You Are At: AllSands Home > History > Places > Illinois state history
What is now known as the state of Illinois was first explored by French explorers Marquette and Joilliet, who discovered the upper Mississippi River area in 1673. Six years later the area was reached by the La Salle expedition in 1679. The area was found favorable for many reasons and a French mission was established in 1699 on the Mississippi River just below the East Saint Louis River. The settlement was named Cahokia for a tribe of Illinois indians that were served by the French missionaries. This was the first permanent settlement and became one of the chief French centers in the upper Mississippi valley.
The Illinois territory was passed to the British after last French and Indian War in 1763. It was won by the United States in the American Revolution after G. R. Clark captured Cahokia and Kaskaskia in 1778. Clark, an American revolutionary general, conquered the old northwest and eventually led expeditions against the indians in what is now Ohio. His brother, William Clark, was a leader of the Lewis and Clark expedition and later served as the governor of Missouri. As part of the Northwest Territory, Illinois began attracting settlers and became a separate territory in 1809. Admitted as the 21st state in 1818, Illinois quickly became an important faction in the growth of the United States.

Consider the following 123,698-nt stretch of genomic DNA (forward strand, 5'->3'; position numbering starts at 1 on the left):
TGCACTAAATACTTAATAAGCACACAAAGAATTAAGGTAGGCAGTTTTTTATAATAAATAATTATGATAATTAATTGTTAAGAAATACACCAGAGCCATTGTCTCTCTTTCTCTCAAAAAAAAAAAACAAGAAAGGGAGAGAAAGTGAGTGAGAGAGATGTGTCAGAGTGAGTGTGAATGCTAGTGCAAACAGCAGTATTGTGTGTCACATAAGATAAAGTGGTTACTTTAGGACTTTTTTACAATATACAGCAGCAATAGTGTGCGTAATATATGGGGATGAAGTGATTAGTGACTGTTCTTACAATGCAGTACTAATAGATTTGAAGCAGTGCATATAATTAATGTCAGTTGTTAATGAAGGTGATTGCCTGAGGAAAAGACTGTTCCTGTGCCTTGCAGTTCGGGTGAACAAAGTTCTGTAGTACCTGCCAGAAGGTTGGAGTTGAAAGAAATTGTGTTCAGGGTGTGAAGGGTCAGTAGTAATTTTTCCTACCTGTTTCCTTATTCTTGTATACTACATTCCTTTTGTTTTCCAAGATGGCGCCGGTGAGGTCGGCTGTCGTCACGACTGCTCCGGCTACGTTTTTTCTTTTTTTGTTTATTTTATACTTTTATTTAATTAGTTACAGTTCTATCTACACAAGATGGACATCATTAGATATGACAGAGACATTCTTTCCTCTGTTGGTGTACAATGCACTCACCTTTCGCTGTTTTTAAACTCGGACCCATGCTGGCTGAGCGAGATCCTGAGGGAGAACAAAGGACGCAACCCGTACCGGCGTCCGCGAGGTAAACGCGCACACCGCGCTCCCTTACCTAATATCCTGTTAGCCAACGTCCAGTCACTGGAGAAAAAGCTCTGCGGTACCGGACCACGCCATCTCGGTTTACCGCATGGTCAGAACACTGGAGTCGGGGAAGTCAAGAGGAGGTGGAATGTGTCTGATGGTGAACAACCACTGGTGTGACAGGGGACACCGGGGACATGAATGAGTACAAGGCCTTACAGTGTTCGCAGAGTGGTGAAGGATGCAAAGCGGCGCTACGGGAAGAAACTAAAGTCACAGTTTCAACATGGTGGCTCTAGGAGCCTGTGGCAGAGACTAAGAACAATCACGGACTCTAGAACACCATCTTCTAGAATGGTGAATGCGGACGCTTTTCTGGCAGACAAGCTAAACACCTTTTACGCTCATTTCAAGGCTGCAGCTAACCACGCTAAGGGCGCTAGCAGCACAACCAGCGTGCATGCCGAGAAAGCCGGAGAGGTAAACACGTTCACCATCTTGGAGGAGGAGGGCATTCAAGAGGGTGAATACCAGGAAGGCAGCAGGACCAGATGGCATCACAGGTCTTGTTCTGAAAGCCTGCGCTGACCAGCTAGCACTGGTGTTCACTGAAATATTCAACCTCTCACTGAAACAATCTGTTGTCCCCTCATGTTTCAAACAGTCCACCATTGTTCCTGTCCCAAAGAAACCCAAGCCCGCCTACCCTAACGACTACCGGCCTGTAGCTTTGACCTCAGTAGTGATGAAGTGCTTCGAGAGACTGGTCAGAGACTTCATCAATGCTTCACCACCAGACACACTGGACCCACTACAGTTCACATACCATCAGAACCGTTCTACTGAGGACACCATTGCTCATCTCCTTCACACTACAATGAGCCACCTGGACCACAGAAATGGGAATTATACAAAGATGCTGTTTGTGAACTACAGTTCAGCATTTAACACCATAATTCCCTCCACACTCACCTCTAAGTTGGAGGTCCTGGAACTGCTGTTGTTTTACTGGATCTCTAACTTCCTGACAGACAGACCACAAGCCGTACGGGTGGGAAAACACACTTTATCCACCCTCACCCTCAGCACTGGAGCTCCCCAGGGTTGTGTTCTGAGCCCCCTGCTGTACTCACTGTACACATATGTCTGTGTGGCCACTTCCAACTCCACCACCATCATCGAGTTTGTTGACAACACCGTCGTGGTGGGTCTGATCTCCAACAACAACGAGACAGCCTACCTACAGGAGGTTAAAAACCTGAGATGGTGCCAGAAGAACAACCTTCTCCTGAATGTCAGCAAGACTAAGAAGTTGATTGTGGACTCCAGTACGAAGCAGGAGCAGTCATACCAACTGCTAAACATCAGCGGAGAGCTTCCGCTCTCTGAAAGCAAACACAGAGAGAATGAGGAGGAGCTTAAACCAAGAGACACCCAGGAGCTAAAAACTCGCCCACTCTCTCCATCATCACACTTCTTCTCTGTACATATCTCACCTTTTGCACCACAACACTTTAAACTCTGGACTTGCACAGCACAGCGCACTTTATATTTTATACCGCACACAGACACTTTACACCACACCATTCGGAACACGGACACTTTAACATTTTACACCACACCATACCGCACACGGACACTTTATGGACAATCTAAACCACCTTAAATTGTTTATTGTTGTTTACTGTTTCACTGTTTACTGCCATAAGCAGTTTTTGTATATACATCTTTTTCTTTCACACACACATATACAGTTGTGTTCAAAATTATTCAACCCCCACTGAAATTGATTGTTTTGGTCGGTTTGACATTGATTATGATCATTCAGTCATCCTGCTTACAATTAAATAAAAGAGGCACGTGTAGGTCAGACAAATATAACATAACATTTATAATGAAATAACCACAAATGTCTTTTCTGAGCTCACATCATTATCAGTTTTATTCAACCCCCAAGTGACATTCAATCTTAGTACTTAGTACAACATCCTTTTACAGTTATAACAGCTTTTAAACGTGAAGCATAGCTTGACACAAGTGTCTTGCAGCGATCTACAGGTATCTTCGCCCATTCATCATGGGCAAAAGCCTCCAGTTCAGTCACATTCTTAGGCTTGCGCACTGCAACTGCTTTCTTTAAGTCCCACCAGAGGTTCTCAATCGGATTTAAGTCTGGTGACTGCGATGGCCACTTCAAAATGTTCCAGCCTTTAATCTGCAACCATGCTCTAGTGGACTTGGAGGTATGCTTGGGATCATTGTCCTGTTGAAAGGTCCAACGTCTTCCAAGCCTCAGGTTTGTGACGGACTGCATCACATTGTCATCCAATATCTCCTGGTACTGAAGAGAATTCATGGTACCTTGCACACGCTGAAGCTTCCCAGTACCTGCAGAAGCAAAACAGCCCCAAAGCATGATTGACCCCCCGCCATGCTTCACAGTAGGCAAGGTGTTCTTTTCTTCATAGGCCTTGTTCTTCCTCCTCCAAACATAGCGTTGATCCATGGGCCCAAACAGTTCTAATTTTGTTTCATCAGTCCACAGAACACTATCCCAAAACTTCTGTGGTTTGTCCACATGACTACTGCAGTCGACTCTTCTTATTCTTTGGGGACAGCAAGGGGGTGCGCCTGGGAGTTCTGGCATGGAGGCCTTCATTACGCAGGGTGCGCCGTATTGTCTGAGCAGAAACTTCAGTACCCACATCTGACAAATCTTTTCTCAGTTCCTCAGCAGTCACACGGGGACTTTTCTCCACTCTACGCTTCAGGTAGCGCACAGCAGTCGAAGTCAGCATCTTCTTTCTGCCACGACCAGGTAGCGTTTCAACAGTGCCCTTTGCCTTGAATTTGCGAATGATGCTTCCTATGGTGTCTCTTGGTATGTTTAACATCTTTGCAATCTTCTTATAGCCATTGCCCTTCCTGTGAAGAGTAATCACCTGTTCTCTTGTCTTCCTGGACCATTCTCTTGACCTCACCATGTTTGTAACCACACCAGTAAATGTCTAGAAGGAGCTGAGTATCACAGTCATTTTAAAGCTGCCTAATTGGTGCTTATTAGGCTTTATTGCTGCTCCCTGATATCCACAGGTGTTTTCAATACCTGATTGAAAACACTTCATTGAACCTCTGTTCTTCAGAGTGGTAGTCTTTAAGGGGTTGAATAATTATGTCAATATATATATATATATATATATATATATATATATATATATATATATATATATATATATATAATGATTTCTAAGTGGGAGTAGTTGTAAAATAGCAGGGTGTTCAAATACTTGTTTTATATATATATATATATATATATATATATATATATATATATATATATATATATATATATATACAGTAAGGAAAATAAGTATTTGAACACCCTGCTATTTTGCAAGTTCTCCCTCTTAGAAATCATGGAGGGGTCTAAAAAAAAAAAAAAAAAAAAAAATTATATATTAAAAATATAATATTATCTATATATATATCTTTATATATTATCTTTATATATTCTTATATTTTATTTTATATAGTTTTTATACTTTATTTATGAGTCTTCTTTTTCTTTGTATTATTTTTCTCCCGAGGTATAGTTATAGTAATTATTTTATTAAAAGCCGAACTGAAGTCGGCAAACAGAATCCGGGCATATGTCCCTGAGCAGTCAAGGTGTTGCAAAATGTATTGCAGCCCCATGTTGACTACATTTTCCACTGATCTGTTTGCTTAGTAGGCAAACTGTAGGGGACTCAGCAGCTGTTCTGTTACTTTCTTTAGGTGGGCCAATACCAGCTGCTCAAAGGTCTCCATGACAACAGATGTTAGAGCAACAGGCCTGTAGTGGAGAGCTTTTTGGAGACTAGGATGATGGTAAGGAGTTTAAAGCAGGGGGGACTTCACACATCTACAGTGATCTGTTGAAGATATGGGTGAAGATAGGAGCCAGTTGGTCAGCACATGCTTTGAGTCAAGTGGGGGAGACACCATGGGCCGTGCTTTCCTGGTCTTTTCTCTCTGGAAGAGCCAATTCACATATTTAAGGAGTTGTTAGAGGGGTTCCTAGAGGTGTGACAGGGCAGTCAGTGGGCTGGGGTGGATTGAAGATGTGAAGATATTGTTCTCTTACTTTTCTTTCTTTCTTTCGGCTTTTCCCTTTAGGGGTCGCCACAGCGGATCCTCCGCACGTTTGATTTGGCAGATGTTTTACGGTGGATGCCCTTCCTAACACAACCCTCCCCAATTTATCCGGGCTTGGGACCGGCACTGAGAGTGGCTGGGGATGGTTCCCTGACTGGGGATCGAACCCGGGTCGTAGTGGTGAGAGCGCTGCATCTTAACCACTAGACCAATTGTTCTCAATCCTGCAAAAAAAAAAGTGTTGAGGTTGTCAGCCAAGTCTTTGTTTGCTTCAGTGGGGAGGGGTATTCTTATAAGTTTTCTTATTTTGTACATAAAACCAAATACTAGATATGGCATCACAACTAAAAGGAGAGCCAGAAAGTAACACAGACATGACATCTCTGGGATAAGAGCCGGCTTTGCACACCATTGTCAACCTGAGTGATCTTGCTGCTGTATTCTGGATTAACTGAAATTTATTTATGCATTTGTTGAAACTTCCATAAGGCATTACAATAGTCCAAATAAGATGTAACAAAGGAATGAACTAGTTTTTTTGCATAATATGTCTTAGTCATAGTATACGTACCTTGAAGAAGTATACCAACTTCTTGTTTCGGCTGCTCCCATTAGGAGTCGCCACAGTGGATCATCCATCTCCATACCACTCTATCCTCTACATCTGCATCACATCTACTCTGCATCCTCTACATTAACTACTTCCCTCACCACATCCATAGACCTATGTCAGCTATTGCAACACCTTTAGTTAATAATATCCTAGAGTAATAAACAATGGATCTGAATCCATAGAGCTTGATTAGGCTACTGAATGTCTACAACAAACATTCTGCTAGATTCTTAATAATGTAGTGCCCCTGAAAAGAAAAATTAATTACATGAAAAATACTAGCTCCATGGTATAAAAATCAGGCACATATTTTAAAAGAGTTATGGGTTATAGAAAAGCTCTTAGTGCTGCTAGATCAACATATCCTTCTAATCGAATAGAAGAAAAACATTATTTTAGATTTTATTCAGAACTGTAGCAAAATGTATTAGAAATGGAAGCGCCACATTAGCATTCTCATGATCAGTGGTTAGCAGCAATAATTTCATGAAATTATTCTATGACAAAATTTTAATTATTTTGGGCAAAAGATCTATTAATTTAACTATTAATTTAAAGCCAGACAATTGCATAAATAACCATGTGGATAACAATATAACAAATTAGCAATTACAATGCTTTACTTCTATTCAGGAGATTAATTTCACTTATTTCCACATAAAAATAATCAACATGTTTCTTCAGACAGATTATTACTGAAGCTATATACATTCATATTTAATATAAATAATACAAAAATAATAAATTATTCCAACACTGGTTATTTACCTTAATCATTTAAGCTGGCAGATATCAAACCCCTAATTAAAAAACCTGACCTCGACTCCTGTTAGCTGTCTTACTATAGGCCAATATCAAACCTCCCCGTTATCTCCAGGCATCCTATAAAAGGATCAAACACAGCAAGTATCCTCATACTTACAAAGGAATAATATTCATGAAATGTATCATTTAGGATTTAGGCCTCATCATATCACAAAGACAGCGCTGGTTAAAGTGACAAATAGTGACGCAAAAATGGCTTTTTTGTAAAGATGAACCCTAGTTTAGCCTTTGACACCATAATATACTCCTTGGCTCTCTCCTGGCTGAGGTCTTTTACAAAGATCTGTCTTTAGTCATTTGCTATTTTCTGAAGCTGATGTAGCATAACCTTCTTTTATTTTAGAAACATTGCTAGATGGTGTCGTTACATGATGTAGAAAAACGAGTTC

Land speculations and mob fury brought about when American abolitionist Elijah P. Lovejoy, who edited the Observer in Alton, Illinois, was killed defending the press against a mob on November 7, 1837. His martyrdom advanced the abolitionist cause. A move to Nauvoo, Illinois by Joseph Smith, the founder of the Church of Jesus Christ of Latter Day Saints, and his group was met with disaffection and trouble with non-Mormans led to his arrest on charges of treason. On June 27, 1844, both Smith and his brother Hyrum were murdered by a mob at Carthage, Illinois.
C. H. McCormick, the inventor of the reaper, added to the growth trend of Illinois when he built a Chicago factory in 1847. By 1834 McCormicks reaper was known throughout Europe and although other reapers were introduced, McCormick kept his in the running with his unusual business ability. The building of railroads in the 1850s marked the rise of the state. Abraham Lincoln and Stephen Douglas won national attention by their debates on slavery issues in 1858 and a tremendous industrial expansion followed the Civil War. Farmers in the Illinois area joined the Granger Movement to resist domination of and by the railroads. Labor unrest was shown by the Haymarket Square Riot in 1886 and at Pullman in 1894. The opening of Saint Lawrence Seaway and Power Project in 1959 made Chicago a major overseas shipping port. Today, the state covers 56,400 square miles and the Capitol is Springfield. Illinois is a region of well watered lanes and a major transportation center of the midwest. The State Bird is the Cardinal and the State Flower is the Purple Violet.